Social Insecurity

In new book, GSSW's Kingson and economist Quinn say it's time to talk about fixing Social Security

By Sean Smith
Staff Writer

The end of Campaign 1996, say Prof. Joseph Quinn (Economics) and Assoc. Prof. Eric Kingson (GSSW), may herald the beginning of a sorely needed national discussion on one of America's most pressing controversies: Social Security.

Given little substantive attention in the public forum during the past year, the issue of Social Security has become needlessly, perhaps tragically, divisive, say Kingson and Quinn. They hope to aid the coming debate about the financially troubled program through publication of Social Security in the 21st Century , a collection of essays to which they both contributed. Kingson served as co-editor, and he and Quinn each co-authored chapters with other social and economic experts.

Assoc. Prof. Eric Kingson (GSSW), left, and Prof. Joseph Quinn (Economics)-They say the debate on Social Security has become needlessly, perhaps tragically, divisive. (Photo by Gary Gilbert)
The book's five sections examine in detail the most salient aspects of Social Security from historical, economic, social and political perspectives. While aimed at college faculty and public policy professionals, it is by no means restricted to that audience, said Kingson, noting that it is being distributed to journalists as well as congressional offices.

"The hope for this kind of book is that it will help people examine their beliefs and understanding about Social Security and to grasp the matters at stake," said Kingson, whose co-editor was James Schulz, a professor of economics and public policy at Brandeis University.

"At the root of the program is a basic desire to provide protection to all Americans, an extension of the idea that we are all our own, and each other's, keepers," he continued. "There is a concern among many that the debate about Social Security will proceed without the values informing this program, that it will concentrate too much on bean-counting without looking at who will be affected."

"Now that the election is over," Quinn said, "and we have a president no longer burdened by the task of seeking re-election, it is a perfect time to address the present and future of Social Security. In this context, the book can serve as a good anthology, whether as the basis for coursework or for an educated layperson who wants a thorough grounding in Social Security."

Kingson notes that the authors, while fundamentally supportive of the social insurance concept, offer a range of views, analyses and potential solutions to the Social Security crisis. The essays explore areas such as generational conflict over Social Security, the program's relationship to the national economy and its disability policies.

Kingson's chapter, co-written with Schulz, examines the debate over means-testing for Social Security. Kingson and Schulz conclude that it is a poor idea, because, among other reasons, it would jeopardize political and popular support for the program.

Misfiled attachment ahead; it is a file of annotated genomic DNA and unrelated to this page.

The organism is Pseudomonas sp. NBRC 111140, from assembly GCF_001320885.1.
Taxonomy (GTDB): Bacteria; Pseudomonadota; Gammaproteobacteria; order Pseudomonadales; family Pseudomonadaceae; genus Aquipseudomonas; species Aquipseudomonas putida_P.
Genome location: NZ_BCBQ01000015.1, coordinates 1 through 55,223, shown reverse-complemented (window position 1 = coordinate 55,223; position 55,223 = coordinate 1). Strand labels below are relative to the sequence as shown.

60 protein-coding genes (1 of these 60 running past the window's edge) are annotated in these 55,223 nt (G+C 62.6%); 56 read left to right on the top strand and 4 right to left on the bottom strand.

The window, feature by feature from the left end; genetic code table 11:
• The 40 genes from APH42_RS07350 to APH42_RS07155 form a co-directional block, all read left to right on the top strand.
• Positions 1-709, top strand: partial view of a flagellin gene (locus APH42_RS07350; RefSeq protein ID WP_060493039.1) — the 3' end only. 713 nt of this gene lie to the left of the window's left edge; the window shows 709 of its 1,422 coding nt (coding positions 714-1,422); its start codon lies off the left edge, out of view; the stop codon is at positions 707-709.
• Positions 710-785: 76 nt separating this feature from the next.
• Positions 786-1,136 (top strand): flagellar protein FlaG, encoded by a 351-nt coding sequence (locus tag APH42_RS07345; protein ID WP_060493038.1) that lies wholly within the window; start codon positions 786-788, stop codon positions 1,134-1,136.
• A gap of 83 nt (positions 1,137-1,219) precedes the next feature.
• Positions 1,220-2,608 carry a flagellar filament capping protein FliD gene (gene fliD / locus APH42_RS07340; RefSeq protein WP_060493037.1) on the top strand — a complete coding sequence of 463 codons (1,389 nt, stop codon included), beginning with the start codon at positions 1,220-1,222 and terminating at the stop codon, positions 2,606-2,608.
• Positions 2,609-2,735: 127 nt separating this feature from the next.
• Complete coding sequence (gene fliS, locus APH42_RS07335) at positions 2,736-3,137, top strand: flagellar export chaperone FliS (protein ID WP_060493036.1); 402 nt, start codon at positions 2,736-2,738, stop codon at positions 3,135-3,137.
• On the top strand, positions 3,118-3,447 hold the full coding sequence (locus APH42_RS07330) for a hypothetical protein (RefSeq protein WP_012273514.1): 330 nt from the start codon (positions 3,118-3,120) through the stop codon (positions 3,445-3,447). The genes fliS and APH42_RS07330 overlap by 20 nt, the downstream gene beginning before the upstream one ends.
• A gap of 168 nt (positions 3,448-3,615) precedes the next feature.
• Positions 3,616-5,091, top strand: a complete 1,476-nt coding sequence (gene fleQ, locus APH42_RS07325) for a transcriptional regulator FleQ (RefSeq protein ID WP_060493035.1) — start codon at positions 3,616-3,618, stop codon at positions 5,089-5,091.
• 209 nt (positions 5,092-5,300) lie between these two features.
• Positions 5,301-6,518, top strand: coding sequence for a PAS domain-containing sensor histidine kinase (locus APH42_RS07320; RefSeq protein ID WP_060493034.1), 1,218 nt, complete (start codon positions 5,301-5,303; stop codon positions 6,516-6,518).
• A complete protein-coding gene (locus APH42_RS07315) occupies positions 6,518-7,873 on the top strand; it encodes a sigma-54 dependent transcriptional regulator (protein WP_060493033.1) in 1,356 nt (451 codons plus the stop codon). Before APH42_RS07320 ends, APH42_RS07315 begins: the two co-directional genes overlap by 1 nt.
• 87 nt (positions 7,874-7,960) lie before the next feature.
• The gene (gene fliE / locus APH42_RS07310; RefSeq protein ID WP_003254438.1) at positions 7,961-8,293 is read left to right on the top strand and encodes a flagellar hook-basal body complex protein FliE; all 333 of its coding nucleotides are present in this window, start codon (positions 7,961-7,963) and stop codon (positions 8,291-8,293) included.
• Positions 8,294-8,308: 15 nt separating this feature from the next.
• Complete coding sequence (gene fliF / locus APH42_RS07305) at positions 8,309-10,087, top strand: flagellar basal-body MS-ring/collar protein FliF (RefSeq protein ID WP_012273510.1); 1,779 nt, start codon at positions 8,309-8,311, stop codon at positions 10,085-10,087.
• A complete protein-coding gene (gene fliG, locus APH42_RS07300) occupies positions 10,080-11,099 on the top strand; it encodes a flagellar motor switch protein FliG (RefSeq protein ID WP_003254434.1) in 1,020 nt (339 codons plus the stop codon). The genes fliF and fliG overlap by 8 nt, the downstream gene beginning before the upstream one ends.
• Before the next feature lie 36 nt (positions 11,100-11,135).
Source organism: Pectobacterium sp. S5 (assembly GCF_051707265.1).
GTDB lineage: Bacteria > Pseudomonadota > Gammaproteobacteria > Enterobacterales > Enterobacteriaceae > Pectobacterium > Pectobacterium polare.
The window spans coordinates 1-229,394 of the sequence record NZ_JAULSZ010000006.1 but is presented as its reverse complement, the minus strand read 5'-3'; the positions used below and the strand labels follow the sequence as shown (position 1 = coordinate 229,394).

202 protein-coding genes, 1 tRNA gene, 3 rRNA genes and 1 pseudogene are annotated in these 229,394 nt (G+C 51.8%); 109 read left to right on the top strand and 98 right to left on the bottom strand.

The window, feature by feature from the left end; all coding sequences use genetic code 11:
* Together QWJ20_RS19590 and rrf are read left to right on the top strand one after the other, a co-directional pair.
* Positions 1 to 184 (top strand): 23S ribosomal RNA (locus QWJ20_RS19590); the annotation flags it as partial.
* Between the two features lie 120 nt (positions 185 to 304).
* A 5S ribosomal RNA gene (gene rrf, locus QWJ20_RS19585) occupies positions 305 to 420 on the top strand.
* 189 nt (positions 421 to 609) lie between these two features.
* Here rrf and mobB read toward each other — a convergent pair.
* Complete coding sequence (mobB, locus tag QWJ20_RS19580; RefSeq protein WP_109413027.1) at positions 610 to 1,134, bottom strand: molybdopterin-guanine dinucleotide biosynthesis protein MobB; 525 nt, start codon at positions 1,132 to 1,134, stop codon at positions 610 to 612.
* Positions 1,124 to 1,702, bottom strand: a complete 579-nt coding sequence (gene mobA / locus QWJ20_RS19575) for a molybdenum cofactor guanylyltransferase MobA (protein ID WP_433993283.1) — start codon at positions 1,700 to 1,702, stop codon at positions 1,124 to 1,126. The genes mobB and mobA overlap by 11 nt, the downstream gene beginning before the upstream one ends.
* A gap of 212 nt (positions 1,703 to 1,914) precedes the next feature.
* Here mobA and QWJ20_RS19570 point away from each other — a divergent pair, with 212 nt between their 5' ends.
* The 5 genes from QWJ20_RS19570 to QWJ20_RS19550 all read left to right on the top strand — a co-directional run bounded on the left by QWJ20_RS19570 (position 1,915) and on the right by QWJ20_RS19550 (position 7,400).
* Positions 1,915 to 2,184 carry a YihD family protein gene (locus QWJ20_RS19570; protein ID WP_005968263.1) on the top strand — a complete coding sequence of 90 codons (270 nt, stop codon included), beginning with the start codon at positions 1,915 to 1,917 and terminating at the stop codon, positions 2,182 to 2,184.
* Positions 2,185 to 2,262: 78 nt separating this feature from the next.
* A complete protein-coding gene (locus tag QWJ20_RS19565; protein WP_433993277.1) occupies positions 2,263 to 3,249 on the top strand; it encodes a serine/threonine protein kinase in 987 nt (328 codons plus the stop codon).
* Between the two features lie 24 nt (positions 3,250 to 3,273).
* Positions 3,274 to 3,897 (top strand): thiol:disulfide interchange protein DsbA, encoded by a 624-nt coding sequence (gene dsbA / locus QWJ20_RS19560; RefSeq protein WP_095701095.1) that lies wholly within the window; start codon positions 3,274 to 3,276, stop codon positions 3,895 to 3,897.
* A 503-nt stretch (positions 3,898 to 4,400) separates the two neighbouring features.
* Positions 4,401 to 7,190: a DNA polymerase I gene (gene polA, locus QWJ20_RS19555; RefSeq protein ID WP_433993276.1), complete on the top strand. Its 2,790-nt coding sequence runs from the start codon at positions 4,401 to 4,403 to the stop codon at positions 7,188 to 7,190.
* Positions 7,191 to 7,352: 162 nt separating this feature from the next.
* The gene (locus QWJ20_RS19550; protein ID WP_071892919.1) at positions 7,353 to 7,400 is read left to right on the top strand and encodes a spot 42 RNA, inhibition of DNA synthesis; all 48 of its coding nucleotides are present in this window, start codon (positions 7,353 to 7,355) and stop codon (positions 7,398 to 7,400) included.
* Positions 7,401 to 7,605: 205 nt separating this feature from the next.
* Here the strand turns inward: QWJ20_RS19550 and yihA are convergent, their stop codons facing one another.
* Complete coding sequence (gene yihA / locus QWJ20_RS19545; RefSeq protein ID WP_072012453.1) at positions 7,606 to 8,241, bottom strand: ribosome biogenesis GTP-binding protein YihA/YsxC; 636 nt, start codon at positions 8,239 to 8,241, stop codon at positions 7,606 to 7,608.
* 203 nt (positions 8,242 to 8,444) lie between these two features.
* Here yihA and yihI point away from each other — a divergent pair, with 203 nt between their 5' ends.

"It's difficult to maintain the universal nature of Social Security if you are separating the interests of one group from another," Kingson said. "Means-testing also, paradoxically, acts as a disincentive for savings. The need to encourage savings is generally agreed on, but what if you do so only to discover you do not meet the standard to receive Social Security?"

In "Does Social Security Discourage Work?," Quinn and Florida State University sociologist Jill Quadango examine trends in US retirement and benefit policies, and their impact on Americans' decisions concerning retirement. Social Security, the illegalization of mandatory retirement and other such measures indicate how public policy can directly influence the public's behavior, Quinn said.

"Other countries tend to be more creative than the US in making gradual retirement possible," Quinn said. "Yet it is also true that most people in the US retire voluntarily, because they want to. But as people are living longer, well past 65 or 70, it is odd to have a retirement system at odds with the demographics of the population it serves."

Social Security's well-documented financial difficulties are considerable but not unsolvable, Kingson says, and make it imperative on President Clinton and Congress to begin restructuring the program.

"You really have to do it now," Kingson said. "We need the lead time so that the changes will take hold before the problems get any worse. But it also does a disservice to allow the issue to fester more than it has already."

Social Security in the 21st Century was conceived by the National Academy of Social Insurance, and Kingson and Quinn, along with Prof. John Williamson (Sociology), served on the organization's advisory board for the book.

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